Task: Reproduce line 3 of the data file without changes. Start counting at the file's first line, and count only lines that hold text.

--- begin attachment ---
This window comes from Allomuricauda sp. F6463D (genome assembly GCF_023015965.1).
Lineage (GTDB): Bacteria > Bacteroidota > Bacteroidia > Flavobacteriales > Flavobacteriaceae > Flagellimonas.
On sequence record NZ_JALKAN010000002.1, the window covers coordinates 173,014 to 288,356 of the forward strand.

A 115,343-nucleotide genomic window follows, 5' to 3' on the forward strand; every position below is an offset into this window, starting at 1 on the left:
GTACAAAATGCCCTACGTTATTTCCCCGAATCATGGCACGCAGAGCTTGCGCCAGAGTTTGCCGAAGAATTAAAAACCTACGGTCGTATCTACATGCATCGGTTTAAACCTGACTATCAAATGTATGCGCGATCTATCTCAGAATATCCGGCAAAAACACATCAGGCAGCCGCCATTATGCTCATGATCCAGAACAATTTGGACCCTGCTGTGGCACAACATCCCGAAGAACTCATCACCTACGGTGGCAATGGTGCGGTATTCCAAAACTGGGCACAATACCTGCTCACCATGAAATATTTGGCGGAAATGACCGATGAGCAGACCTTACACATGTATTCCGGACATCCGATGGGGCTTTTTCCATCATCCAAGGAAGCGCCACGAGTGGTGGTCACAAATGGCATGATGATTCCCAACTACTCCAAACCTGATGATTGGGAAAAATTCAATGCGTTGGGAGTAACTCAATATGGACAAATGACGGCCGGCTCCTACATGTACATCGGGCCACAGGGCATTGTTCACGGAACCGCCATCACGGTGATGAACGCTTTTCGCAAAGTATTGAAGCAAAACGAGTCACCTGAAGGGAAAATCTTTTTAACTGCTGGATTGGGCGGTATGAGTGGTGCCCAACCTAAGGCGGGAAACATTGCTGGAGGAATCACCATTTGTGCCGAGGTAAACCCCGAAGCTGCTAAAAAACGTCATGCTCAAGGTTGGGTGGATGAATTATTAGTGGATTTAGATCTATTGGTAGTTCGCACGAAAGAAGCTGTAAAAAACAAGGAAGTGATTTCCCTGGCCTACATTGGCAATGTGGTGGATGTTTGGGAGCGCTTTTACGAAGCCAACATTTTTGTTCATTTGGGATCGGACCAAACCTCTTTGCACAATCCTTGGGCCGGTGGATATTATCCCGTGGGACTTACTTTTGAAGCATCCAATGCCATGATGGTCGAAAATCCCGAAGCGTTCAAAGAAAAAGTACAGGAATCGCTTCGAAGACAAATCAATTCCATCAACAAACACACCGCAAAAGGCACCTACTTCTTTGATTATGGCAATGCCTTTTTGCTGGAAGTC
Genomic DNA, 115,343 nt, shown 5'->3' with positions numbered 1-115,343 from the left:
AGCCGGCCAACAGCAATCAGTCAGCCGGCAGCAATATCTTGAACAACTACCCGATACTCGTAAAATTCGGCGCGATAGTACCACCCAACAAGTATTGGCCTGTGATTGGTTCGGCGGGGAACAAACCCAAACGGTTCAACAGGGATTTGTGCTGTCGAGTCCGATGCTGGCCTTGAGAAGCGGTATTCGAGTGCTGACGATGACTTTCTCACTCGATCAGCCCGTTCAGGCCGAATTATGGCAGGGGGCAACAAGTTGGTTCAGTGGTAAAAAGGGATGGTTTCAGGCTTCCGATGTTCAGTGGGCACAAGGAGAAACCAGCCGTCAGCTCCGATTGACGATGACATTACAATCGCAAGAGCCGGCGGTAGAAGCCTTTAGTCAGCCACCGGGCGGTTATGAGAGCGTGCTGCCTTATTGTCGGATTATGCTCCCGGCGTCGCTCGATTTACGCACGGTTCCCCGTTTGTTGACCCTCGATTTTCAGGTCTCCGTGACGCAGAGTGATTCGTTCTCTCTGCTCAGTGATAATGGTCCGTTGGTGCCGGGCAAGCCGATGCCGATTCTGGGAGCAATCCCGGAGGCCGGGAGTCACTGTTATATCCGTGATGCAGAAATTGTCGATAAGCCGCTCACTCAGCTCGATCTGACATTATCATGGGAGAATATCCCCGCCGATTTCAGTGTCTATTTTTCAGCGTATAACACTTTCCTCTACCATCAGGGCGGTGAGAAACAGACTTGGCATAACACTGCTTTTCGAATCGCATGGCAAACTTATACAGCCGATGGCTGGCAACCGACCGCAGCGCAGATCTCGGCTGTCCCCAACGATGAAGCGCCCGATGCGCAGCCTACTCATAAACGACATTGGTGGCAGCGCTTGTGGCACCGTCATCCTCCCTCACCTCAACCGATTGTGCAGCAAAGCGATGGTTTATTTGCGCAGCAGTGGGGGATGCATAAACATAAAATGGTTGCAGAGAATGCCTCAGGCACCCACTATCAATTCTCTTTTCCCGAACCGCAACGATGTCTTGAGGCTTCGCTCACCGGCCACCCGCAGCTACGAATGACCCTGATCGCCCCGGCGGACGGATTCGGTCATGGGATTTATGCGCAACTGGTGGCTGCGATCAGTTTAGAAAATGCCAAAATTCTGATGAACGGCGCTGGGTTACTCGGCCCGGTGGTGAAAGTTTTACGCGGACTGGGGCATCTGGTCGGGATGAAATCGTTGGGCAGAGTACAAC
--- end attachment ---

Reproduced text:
On sequence record NZ_JALKAN010000002.1, the window covers coordinates 173,014 to 288,356 of the forward strand.